Amazing, Wild Kariba beware.
ALERT, who are carrying out the research, made an official statement shortly after the attack on September 4th, stating "ALERT's Principle Researcher for the Matusadona Lion Project was tracking lionesses from the Eastern Pride in the Mucheni area. A visual was obtained at 5pm and they were followed as they headed south west to the other side of the peninsula they were on. After losing visual contact the researcher anticipated their movements and waited at a look-out point some distance away. At this time a houseboat was arriving into the nearby bay. Just after 6pm--when lions are often at their most active--shouting was heard from the houseboat and our researcher arrived at the scene within 10 minutes to find an employee had been attacked by the lions."
Matusadona is a National Park, and due to its location and general lack of infrastructure, is a very wild area. Few people realise that within this amazingly beautiful and rugged wilderness, danger lurks at every turn. It was only a few years back, that the team of boaters participating in the annual "Turbo Challenge"--which sees owners of Turbo Glass boats crossing the lake from west to east, and back again--nearly lost one of their team to lions while camping at Tashinga, the National Parks camp area on the shores of the lake.
While crocodiles have been much in the limelight recently, visitors to the lake, and especially those fishing and mooring along the Matusadona shoreline should be more aware of the dangers there. Not only lion, but buffalo, elephant--and if you are really fortunate (or unfortunate as the case may be) rhino could be lethal if encountered while on the shore.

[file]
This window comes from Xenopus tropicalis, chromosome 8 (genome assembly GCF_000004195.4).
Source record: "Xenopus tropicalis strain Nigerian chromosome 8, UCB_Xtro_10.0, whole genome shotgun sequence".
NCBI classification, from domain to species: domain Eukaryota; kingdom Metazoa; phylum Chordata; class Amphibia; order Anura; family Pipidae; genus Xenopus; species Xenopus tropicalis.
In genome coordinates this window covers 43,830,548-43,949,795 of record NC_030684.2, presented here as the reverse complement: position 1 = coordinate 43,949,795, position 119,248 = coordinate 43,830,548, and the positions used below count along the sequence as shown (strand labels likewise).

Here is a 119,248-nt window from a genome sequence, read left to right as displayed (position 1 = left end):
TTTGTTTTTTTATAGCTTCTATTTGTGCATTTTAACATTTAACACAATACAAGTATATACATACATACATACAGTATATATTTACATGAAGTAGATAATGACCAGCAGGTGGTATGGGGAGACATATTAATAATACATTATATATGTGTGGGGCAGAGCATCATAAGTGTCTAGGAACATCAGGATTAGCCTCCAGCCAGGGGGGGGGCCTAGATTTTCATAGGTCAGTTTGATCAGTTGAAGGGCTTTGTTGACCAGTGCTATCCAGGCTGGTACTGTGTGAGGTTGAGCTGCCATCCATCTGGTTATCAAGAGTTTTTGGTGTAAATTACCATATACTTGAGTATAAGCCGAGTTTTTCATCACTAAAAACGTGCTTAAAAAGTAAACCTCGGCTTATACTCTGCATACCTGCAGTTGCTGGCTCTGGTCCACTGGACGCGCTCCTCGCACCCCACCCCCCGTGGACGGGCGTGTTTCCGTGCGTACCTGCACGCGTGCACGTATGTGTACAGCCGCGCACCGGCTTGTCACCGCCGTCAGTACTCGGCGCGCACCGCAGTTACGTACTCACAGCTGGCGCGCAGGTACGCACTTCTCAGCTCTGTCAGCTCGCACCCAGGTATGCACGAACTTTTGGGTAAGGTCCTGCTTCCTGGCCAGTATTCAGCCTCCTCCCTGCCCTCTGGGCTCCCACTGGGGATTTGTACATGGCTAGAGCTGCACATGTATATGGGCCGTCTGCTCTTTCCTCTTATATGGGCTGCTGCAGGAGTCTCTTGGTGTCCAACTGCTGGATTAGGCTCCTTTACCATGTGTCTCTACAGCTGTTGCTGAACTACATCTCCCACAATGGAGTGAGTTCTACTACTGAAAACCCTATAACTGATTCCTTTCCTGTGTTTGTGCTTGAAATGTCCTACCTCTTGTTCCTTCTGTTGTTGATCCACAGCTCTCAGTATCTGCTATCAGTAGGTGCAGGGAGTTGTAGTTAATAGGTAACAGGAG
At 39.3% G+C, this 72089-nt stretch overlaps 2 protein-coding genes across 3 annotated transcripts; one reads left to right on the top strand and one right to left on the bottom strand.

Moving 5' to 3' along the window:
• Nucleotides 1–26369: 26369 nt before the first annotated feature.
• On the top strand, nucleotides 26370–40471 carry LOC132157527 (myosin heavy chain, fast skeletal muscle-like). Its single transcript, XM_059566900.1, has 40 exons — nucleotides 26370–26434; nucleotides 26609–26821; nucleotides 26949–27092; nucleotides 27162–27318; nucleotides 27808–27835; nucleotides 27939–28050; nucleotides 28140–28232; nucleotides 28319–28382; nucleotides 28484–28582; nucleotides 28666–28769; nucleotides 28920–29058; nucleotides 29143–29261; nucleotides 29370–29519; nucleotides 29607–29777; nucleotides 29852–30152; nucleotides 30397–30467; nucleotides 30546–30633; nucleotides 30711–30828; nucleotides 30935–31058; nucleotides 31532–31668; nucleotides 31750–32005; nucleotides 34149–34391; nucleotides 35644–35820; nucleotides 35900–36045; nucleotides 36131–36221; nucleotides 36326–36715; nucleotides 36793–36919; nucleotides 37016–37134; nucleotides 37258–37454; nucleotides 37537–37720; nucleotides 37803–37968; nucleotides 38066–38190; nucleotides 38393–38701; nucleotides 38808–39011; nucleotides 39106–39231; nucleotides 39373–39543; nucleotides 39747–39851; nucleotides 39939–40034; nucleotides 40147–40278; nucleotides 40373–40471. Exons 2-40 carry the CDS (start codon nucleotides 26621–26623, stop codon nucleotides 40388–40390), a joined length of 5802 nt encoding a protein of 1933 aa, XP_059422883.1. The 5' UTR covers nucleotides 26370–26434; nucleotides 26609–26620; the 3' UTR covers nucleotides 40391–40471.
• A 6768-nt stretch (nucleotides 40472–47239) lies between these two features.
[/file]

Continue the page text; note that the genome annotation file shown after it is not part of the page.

The researcher at the scene did try to intervene, but with dark approaching the lions were emboldened and not easily chased off. They say "Using the research vehicle the lions were driven off the victim but first aid unfortunately could not be given as the lions remained in too close proximity. The man sadly passed away at the scene. Zimbabwe Parks & Wildlife Management Authority scouts arrived shortly after, and with their help, as well as that of a paramedic on the houseboat, the victim's body was safely retrieved." Very sad indeed.
Two lionesses, known within the Matusadona Lion Project study as F106, "Gogo", and F114, "Ngoda", were subsequently destroyed by Park's staff following this incident. There was no evidence to suggest either of these lions was injured or ill prompting them to attack a human. It is believed because the victim was moving alone at night in the bushes he may have approached the lions unknowingly and presented an opportunity the lions did not ignore. The lazy, lounging and even playful demeanour of daylight lions change dramatically when night falls. Under cover of darkness, lions become the supreme predator and hunter. If for whatever reason visitors need to be on shore in a National Park at night, be sure to have a bright light or torch and move in a group if possible. Lions are afraid of few things at night, but light is one thing which will invariable make them wary.
ALERT's project is no doubt hampered by the incident too, and they comment "This has been a huge blow for the Park, the lion population and the study, however the real tragedy is in the loss of the victim. Our deepest sympathies and thoughts are with his family left behind."
More information on the incident and ALERT can be gained from their website--http://www.lion alert.org/article/ Matusadona_Lion_Project_Update.